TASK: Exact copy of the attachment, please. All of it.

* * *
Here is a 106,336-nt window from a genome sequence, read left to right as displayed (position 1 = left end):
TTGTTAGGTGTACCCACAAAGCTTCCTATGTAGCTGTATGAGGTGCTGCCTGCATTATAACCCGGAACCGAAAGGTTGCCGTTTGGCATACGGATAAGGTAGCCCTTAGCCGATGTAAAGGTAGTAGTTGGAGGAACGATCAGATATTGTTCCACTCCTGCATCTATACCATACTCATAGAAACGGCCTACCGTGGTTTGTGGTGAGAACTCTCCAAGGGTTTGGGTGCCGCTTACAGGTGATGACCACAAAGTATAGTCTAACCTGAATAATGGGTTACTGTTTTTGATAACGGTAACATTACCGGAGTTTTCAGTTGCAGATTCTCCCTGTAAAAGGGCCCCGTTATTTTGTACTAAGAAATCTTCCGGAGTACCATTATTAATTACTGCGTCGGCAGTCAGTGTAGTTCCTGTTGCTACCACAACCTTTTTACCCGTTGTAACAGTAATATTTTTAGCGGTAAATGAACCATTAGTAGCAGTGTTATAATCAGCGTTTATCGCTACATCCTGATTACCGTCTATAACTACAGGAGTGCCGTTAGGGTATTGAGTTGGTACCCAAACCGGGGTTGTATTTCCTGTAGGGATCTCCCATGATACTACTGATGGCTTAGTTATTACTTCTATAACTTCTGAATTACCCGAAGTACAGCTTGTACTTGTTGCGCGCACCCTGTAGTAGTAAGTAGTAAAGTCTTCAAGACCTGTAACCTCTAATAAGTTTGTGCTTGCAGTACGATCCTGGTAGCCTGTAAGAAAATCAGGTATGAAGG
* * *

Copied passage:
Here is a 106,336-nt window from a genome sequence, read left to right as displayed (position 1 = left end):
TTGTTAGGTGTACCCACAAAGCTTCCTATGTAGCTGTATGAGGTGCTGCCTGCATTATAACCCGGAACCGAAAGGTTGCCGTTTGGCATACGGATAAGGTAGCCCTTAGCCGATGTAAAGGTAGTAGTTGGAGGAACGATCAGATATTGTTCCACTCCTGCATCTATACCATACTCATAGAAACGGCCTACCGTGGTTTGTGGTGAGAACTCTCCAAGGGTTTGGGTGCCGCTTACAGGTGATGACCACAAAGTATAGTCTAACCTGAATAATGGGTTACTGTTTTTGATAACGGTAACATTACCGGAGTTTTCAGTTGCAGATTCTCCCTGTAAAAGGGCCCCGTTATTTTGTACTAAGAAATCTTCCGGAGTACCATTATTAATTACTGCGTCGGCAGTCAGTGTAGTTCCTGTTGCTACCACAACCTTTTTACCCGTTGTAACAGTAATATTTTTAGCGGTAAATGAACCATTAGTAGCAGTGTTATAATCAGCGTTTATCGCTACATCCTGATTACCGTCTATAACTACAGGAGTGCCGTTAGGGTATTGAGTTGGTACCCAAACCGGGGTTGTATTTCCTGTAGGGATCTCCCATGATACTACTGATGGCTTAGTTATTACTTCTATAACTTCTGAATTACCCGAAGTACAGCTTGTACTTGTTGCGCGCACCCTGTAGTAGTAAGTAGTAAAGTCTTCAAGACCTGTAACCTCTAATAAGTTTGTGCTTGCAGTACGATCCTGGTAGCCTGTAAGAAAATCAGGTATGAAGG